Center releases guidelines to reduce snakebite death by half by 2030

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The Union Health Ministry on Tuesday released a National Action Plan for Prevention and Control of Snakebite Envenoming (NAP-SE) to reduce disabilities and deaths due to snakebite by half by 2030. The NAPSE provides a framework for states to develop their own action plan for management, prevention and control of snakebites through the ‘One Health’ approach.

The guidance and support to individuals and communities affected by snakebites, will be piloted in five states and Union territories — Puducherry, Madhya Pradesh, Assam, Andhra Pradesh and Delhi — under the NAPSE. As per the NAPSE, launched by Union Health Secretary Apurva Chandra, a majority of snakebite envenomation deaths and catastrophic sequelae can be avoided with prompt availability of safe and effective anti-venoms, timely transport and referral.

The strategic action for human health component includes ensuring provision of anti-snake venom at all health facilities, strengthening surveillance of snakebite cases and deaths in humans, strengthening of emergency care services at district hospitals and community health centres, including services for ambulance, institutionalisation of regional venom centre’s and inter-sectoral coordination. Thus the key interventions to reduce deaths due to snakebite include upskilling of medical officers for timely and standard treatment to ensure any victim of snakebite envenoming receives anti-snake venom (ASV) in time and his/her progress is monitored with timely referral/dosage.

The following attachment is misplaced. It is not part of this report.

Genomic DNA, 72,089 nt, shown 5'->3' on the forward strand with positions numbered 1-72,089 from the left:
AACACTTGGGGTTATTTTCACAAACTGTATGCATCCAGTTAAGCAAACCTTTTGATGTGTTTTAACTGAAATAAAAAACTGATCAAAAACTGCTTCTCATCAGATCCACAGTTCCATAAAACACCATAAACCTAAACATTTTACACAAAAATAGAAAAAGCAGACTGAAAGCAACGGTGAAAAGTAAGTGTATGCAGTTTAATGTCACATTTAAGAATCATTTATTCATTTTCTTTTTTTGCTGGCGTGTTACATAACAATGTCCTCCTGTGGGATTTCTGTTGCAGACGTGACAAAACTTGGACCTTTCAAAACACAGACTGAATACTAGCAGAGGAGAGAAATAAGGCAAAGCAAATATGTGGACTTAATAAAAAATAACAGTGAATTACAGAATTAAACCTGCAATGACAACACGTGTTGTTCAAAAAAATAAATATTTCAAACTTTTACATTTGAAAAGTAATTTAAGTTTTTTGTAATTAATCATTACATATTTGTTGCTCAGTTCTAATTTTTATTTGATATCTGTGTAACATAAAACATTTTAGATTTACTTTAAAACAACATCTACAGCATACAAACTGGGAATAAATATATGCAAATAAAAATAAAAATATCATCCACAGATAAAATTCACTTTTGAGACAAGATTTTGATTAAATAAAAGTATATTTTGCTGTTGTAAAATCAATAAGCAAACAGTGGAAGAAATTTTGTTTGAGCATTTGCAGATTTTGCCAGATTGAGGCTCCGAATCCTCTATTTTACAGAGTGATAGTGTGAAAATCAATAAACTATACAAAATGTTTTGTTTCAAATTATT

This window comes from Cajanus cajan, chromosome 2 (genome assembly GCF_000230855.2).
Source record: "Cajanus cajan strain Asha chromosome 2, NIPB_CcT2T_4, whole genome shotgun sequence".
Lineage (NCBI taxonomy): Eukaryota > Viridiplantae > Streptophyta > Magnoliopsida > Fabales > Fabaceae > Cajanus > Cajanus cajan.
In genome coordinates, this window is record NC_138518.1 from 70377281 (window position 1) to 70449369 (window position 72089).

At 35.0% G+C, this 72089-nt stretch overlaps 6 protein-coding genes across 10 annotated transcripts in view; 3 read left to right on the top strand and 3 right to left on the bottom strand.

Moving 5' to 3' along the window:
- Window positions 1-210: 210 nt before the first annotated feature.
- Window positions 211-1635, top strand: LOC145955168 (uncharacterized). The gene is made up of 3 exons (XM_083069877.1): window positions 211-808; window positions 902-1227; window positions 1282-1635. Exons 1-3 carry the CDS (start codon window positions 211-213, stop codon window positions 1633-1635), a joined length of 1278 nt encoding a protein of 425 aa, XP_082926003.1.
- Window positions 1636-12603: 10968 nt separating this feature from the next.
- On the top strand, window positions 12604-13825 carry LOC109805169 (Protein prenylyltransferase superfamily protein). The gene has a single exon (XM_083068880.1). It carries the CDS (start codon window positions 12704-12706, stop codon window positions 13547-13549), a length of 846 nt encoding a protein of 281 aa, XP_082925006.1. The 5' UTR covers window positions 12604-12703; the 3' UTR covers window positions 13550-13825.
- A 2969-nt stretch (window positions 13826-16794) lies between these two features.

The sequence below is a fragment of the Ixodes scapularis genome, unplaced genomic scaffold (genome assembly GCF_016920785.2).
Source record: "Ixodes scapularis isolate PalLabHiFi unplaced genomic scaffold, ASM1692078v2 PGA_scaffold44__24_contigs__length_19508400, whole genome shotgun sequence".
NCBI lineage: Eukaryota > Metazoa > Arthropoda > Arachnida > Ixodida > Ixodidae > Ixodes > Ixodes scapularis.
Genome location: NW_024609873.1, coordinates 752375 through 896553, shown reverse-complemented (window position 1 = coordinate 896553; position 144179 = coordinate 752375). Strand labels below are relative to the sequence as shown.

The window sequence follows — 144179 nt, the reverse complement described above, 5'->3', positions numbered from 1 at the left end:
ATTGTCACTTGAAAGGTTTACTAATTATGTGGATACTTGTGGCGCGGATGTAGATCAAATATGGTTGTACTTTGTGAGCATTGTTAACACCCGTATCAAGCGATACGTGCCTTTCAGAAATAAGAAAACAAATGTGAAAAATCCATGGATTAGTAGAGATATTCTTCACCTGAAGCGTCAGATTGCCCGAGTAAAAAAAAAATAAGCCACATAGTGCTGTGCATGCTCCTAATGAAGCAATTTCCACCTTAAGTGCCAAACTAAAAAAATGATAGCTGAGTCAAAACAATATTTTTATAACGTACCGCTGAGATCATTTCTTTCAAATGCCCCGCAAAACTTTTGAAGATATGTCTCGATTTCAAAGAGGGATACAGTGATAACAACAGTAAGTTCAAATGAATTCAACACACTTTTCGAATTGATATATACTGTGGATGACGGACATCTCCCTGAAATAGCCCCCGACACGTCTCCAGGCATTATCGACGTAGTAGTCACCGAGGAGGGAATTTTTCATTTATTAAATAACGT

In India, around 50,000 deaths occur of an estimated 3-4 million snakebites annually which accounts for half of all snakebite deaths globally. Only a small proportion of snakebite victims across countries report to the clinics and hospitals and actual burden of snake bite is grossly underreported. As per the Central Bureau of Health Investigation (CBHI) reports (2016-2020), the average annual frequency of snakebite cases in India is around 3 lakhs and about 2000 deaths occur due to snakebite envenoming.

In India, around 90% of snakebites are caused by the ‘big four’ among the crawlers – common krait, Indian cobra, Russell’s viper and saw scaled viper. Administration of polyvalent anti-snake venom (ASV) containing antibodies against cobra, Russell’s viper, common krait and saw scaled viper is effective in 80% of the snakebite cases, however, lack of trained human resources and health facilities to treat snakebite patients remains a cause of concern.